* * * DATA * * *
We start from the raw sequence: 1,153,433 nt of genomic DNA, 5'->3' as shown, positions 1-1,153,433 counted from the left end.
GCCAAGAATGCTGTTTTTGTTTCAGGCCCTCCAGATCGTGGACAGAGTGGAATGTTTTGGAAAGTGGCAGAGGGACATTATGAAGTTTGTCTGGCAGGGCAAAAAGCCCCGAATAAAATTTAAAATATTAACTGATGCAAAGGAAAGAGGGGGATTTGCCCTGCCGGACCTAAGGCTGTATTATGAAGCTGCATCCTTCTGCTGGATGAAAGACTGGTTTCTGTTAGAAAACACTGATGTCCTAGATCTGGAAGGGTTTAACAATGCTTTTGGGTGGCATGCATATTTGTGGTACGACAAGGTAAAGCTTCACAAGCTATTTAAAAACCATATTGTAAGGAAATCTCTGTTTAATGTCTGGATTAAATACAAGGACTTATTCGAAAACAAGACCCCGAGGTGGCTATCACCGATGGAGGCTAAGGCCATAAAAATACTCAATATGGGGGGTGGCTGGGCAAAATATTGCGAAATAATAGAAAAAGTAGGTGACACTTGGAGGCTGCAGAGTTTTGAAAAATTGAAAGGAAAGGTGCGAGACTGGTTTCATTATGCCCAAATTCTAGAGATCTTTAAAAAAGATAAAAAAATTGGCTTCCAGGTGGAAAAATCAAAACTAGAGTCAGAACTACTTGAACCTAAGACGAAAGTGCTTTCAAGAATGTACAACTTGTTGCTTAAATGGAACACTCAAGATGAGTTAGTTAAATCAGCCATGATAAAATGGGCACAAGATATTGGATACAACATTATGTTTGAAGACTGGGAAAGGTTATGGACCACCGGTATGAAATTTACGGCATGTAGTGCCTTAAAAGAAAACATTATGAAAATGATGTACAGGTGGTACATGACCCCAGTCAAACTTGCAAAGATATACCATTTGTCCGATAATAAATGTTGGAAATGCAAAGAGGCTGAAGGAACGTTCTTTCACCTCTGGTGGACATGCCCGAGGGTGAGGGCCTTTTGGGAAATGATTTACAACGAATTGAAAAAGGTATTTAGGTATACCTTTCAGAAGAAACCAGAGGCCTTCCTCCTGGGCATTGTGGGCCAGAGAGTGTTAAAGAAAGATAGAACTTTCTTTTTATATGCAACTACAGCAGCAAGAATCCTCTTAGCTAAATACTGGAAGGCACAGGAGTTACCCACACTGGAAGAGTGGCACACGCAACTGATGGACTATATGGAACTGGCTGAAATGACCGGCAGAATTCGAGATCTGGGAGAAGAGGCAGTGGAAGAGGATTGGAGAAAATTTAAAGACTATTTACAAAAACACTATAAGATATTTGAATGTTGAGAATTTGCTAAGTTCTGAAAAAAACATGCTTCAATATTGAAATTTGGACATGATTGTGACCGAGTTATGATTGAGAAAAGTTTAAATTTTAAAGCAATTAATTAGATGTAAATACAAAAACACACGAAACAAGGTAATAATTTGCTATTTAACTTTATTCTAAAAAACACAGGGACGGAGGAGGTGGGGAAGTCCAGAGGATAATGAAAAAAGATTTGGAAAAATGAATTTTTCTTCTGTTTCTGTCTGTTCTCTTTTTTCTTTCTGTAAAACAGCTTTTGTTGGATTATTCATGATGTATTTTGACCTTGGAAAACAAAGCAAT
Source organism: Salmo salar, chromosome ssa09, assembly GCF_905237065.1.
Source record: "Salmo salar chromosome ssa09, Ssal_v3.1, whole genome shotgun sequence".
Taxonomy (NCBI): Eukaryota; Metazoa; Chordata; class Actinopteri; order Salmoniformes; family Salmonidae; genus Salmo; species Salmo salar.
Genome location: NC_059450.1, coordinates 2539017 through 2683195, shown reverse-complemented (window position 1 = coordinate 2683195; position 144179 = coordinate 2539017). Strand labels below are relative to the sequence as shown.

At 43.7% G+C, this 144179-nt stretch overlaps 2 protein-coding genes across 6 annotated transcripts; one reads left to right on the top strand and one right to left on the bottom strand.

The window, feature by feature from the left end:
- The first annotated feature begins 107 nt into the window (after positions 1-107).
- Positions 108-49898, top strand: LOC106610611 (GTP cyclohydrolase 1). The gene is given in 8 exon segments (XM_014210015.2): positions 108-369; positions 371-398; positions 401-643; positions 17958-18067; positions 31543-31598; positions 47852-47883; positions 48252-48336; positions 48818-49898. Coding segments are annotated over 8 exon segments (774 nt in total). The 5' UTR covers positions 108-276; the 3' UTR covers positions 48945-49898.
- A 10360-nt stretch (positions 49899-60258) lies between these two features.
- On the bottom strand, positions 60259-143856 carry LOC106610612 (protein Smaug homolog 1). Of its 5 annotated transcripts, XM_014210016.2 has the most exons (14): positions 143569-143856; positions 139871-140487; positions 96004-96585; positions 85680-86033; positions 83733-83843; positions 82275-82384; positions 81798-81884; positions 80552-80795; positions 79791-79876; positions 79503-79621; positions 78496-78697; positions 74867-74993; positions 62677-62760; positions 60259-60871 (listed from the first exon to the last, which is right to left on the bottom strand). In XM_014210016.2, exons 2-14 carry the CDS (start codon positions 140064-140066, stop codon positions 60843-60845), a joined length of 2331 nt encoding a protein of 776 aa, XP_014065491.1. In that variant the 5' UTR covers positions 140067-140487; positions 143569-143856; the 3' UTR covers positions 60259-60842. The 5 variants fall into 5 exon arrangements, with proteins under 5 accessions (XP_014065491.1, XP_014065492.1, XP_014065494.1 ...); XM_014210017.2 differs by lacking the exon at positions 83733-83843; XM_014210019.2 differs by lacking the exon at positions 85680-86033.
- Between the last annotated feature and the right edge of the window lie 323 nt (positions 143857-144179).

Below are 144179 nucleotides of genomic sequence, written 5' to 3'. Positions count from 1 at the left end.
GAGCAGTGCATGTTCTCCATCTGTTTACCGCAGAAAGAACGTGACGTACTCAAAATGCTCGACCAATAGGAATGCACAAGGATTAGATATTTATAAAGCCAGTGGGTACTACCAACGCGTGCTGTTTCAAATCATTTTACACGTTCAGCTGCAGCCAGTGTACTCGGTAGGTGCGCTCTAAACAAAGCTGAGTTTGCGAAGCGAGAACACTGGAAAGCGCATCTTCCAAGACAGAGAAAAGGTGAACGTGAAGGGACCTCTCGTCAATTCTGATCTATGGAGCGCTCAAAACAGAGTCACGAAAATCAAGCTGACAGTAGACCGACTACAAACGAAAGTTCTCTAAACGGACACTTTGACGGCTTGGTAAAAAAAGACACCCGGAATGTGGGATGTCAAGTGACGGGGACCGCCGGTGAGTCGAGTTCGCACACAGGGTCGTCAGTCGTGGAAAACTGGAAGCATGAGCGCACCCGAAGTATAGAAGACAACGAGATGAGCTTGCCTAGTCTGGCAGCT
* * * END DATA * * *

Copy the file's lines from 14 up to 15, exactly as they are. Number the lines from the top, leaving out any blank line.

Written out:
Below are 144179 nucleotides of genomic sequence, written 5' to 3'. Positions count from 1 at the left end.
GAGCAGTGCATGTTCTCCATCTGTTTACCGCAGAAAGAACGTGACGTACTCAAAATGCTCGACCAATAGGAATGCACAAGGATTAGATATTTATAAAGCCAGTGGGTACTACCAACGCGTGCTGTTTCAAATCATTTTACACGTTCAGCTGCAGCCAGTGTACTCGGTAGGTGCGCTCTAAACAAAGCTGAGTTTGCGAAGCGAGAACACTGGAAAGCGCATCTTCCAAGACAGAGAAAAGGTGAACGTGAAGGGACCTCTCGTCAATTCTGATCTATGGAGCGCTCAAAACAGAGTCACGAAAATCAAGCTGACAGTAGACCGACTACAAACGAAAGTTCTCTAAACGGACACTTTGACGGCTTGGTAAAAAAAGACACCCGGAATGTGGGATGTCAAGTGACGGGGACCGCCGGTGAGTCGAGTTCGCACACAGGGTCGTCAGTCGTGGAAAACTGGAAGCATGAGCGCACCCGAAGTATAGAAGACAACGAGATGAGCTTGCCTAGTCTGGCAGCT